The problem is that until very recently blogging was kind of hard to do – you have to be at least a little technically literate to be able to use the blog software interfaces. The result being that until recently blogging definitely wasn’t part of the mainstream consciousness.
PayPerPost, a new service that helps advertisers pay bloggers for writing about their products, launched a few days ago to a predictable cacophony of protest.
"Get Paid to Blog", reads the blurb on the latest blog advertising network's front page. "Advertisers are willing to pay you to post on topics - search through a list of topics, make a blog posting, get your content approved, and get paid. It’s that simple.”
And PayPerPost tells its affiliated advertisers: "You provide the topic, our network of bloggers create the stories and post them on their individual blogs." Bloggers can earn $5 to $10 per post, writing about anything from loan sharks to bubble wrap.
YouTube has settled a six-month dispute with NBC, after the TV network decided to relax and climb into bed with the video-sharing behemoth.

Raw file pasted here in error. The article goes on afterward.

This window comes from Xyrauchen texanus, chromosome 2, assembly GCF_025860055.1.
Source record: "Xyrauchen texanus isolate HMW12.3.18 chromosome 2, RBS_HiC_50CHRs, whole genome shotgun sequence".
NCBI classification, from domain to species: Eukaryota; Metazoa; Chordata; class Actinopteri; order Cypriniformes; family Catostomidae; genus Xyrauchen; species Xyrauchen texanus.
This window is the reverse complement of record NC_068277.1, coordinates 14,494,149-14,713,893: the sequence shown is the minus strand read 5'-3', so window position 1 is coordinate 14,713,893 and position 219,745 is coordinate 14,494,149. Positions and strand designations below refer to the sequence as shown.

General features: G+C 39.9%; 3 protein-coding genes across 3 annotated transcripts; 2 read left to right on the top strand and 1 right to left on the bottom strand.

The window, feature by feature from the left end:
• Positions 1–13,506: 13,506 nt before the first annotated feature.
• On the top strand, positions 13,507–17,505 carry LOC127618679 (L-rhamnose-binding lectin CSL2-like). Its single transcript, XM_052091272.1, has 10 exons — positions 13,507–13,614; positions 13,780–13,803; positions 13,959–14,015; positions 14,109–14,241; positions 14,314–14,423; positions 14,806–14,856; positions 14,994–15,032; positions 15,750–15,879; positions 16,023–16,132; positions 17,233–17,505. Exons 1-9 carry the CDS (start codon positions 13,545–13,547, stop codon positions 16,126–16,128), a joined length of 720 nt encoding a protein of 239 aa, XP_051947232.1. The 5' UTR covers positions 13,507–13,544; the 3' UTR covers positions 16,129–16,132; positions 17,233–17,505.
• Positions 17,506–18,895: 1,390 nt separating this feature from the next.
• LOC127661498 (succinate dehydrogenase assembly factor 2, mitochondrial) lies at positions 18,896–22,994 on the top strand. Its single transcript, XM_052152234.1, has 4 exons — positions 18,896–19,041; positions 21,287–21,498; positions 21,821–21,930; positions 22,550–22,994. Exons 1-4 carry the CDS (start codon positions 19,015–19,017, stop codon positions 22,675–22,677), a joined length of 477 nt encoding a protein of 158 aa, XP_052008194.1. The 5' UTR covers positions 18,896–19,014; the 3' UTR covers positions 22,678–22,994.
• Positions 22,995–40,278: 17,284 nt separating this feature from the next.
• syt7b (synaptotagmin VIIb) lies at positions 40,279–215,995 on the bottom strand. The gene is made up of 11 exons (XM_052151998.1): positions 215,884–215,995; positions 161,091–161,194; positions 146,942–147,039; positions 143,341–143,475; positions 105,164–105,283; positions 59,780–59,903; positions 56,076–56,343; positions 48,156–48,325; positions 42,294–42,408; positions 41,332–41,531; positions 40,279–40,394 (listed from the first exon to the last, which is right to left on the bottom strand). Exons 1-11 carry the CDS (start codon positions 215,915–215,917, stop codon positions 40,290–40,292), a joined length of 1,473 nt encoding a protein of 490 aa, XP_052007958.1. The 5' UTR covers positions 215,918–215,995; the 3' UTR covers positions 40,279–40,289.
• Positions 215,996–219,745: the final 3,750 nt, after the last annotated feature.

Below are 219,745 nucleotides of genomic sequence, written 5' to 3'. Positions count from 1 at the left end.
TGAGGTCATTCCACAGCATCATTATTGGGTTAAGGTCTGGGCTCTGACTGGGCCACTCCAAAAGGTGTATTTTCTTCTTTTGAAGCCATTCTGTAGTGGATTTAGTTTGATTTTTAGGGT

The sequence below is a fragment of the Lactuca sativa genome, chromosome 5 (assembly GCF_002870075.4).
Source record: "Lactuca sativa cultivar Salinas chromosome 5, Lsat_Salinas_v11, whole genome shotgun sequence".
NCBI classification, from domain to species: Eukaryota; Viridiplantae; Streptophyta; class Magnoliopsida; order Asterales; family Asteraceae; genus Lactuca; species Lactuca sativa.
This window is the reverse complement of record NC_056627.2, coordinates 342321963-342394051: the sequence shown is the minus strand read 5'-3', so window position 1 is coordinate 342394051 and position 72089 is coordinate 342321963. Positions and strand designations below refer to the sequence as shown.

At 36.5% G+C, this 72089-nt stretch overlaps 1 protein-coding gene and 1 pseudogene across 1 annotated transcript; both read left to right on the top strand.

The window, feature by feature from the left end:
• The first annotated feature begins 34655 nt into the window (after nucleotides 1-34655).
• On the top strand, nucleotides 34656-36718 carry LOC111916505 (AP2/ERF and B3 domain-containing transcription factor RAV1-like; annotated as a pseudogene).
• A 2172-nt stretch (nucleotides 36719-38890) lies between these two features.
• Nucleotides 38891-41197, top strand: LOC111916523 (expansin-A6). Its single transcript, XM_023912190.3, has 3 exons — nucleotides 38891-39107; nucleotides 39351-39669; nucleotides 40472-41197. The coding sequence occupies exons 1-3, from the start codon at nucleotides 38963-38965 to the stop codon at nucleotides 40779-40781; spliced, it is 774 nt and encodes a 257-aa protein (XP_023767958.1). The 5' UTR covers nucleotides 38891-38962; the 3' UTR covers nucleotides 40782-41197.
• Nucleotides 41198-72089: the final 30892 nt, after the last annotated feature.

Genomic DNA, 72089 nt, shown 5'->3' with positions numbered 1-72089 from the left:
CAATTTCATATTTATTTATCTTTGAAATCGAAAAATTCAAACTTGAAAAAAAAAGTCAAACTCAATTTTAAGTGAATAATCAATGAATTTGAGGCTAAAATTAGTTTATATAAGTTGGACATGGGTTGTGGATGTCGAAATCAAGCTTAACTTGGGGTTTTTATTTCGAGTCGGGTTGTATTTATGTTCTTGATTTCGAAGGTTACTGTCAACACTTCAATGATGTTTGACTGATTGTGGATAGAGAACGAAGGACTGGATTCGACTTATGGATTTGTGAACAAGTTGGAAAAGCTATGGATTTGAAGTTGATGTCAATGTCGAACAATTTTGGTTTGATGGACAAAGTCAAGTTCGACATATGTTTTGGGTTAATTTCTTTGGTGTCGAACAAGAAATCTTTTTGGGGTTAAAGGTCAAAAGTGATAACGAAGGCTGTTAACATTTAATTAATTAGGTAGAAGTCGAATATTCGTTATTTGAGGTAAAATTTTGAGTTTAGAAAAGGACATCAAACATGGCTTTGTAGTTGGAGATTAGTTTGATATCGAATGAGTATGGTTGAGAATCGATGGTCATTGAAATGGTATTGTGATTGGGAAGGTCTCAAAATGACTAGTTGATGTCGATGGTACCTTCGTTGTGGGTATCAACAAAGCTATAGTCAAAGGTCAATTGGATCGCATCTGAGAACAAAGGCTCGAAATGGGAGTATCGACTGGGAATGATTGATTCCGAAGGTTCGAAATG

The turnaround is unbelievable, and a huge positive for YouTube. Some months ago NBC’s legal department forced YouTube to remove the 'Lazy Sunday' sketch, taken from NBC-owned Saturday Night Live. Like much of the content on YouTube, the clip was used without the permission of the copyright owner, in this case NBC.
Want another example of how your customers can communicate your message for you? Check out upcoming new Australian band Wolfmother, which is asking fans to snap and send mobile video clips that will form the basis of the act's next promo.
It's supported by a moblog powered by the London-based moblogUK service, which was popularised when survivors of the city's 7/7 bombings posted camera phone pictures to the site last summer.
Web 2.0 means different things to different people, yet it isn't just about the web, but is also about how your organisation works. Think intranet, as well as internet. Does your organisation work in a 2.0 way?
At the moment there seems to be three primary focuses around Web 2.0: